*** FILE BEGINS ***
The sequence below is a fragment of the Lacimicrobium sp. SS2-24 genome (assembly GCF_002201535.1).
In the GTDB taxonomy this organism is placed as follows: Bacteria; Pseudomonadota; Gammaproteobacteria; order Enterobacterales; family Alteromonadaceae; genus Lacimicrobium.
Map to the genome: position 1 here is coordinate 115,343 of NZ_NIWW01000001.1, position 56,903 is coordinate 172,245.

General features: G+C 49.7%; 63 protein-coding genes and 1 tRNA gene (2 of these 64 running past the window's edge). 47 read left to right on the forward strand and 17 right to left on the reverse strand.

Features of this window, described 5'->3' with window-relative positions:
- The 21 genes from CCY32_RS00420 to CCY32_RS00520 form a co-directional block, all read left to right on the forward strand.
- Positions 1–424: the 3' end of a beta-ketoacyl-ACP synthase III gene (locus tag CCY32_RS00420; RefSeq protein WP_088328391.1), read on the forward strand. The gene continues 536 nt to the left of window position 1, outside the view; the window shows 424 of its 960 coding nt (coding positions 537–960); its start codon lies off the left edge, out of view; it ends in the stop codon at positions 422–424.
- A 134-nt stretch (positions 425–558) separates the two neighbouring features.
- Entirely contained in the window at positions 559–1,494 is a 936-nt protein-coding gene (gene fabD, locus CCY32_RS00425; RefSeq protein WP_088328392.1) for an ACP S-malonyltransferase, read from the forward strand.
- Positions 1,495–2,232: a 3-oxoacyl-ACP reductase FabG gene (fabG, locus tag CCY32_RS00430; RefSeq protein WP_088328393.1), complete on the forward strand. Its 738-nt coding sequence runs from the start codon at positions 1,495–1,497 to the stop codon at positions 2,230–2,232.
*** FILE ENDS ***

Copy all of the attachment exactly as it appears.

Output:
The sequence below is a fragment of the Lacimicrobium sp. SS2-24 genome (assembly GCF_002201535.1).
In the GTDB taxonomy this organism is placed as follows: Bacteria; Pseudomonadota; Gammaproteobacteria; order Enterobacterales; family Alteromonadaceae; genus Lacimicrobium.
Map to the genome: position 1 here is coordinate 115,343 of NZ_NIWW01000001.1, position 56,903 is coordinate 172,245.

General features: G+C 49.7%; 63 protein-coding genes and 1 tRNA gene (2 of these 64 running past the window's edge). 47 read left to right on the forward strand and 17 right to left on the reverse strand.

Features of this window, described 5'->3' with window-relative positions:
- The 21 genes from CCY32_RS00420 to CCY32_RS00520 form a co-directional block, all read left to right on the forward strand.
- Positions 1–424: the 3' end of a beta-ketoacyl-ACP synthase III gene (locus tag CCY32_RS00420; RefSeq protein WP_088328391.1), read on the forward strand. The gene continues 536 nt to the left of window position 1, outside the view; the window shows 424 of its 960 coding nt (coding positions 537–960); its start codon lies off the left edge, out of view; it ends in the stop codon at positions 422–424.
- A 134-nt stretch (positions 425–558) separates the two neighbouring features.
- Entirely contained in the window at positions 559–1,494 is a 936-nt protein-coding gene (gene fabD, locus CCY32_RS00425; RefSeq protein WP_088328392.1) for an ACP S-malonyltransferase, read from the forward strand.
- Positions 1,495–2,232: a 3-oxoacyl-ACP reductase FabG gene (fabG, locus tag CCY32_RS00430; RefSeq protein WP_088328393.1), complete on the forward strand. Its 738-nt coding sequence runs from the start codon at positions 1,495–1,497 to the stop codon at positions 2,230–2,232.